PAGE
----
Williams does not disappoint, though, continuing the storytelling nature of her lyrics with "Party Generation" (about aging and mentoring the next generation of slackers), "The End Of The Summer" (about going back to school and facing expectations), and "My Friends" (about the need to have others in one's life), even as the guitars, drum, and bass abandon the more familiar and acoustic sound from Williams's earlier works.

And Dar Williams continues to innovate in her writing, as she sings about going to therapy ("What Do You Hear In These Sounds?"), the expectations placed on the next generation ("Teenagers, Kick Our Butts"), and the horrors of nuclear proliferation. Williams does what few serious artists can do by writing with irony and humor when she wants. She has many funny lines, like "I don't go to therapy to find out if I'm a freak / I go and I find the one and only answer every week" ("What Do You Hear In These Sounds"). She balances such humor with the seriousness of social messages, like the cry to stop spending so much on warfare; ". . . we're heading for a nasty business, / Keeps our country growing, / Where the weapons that we're selling / Are the only seeds we're sowing . . ." ("Bought And Sold").

This is the mark of a true original and the less successful moments on the album are when she abandons her originality and when she fails to provide the listener with more. This is a short album; I would have liked more from this talented artist. And her cover of "Better Things" ends the album with a less impressive track than had she finished with one of her own, more lyrically, vocally or musically powerful songs. "It's A War In There" would have ended the album with a real sense of emptiness, which would have flowed very well back into the beginning.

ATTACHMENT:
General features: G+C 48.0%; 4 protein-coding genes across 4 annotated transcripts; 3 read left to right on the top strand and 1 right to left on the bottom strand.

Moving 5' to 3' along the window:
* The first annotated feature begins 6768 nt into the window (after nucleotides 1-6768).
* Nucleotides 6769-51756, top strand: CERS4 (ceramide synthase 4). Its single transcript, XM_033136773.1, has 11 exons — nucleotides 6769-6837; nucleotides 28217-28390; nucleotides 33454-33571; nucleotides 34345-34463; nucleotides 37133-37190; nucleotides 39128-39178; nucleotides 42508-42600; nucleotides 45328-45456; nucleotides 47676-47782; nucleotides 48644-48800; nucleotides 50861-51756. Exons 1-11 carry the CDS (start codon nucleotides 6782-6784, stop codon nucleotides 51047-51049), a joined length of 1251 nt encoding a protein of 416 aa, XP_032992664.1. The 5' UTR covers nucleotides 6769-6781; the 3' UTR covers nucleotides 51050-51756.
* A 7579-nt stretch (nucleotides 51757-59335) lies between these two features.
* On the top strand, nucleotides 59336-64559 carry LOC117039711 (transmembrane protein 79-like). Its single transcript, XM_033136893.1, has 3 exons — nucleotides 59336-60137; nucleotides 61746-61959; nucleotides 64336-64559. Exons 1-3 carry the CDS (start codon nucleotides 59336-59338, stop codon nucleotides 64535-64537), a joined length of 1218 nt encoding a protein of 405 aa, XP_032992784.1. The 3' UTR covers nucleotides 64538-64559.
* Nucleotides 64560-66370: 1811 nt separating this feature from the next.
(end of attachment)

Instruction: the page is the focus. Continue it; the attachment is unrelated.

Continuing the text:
Fans of folk music who are open to listening to an artist who wants to push the envelope will enjoy the lyrical and musical sophistication of Dar Williams and on End Of The Summer, she does not sacrifice her voice. Her vocals are not produced over, keeping her spirit and talents intact and evident. Anyone who likes pop-rock music will find this to be an accessible and intelligent alternative to the drivel currently populating most Top 40 airwaves today.

The best track is "Are You Out There" (which I once listened to twenty times back to back and still love it, it's so extraordinary!) and the weak points are "My Friends" and "Better Things." The rest of this album is solid and of a quality that is hard to debate.

For other works by Dar Williams, please check out my reviews of:
The Honesty Room
Mortal City
Cry Cry Cry (as a member of Cry Cry Cry)
The Green World
The Beauty Of The Rain
Out There Live
My Better Self
Live At Bearsville Theater
Promised Land
Many Great Companions
In The Time Of Gods


Check out how this album stacks up against all of the others I have reviewed by visiting my Music Review Index Page where the reviews are organized from best (work) to worst!

© 2013, 2007 W.L. Swarts. May not be reprinted without permission.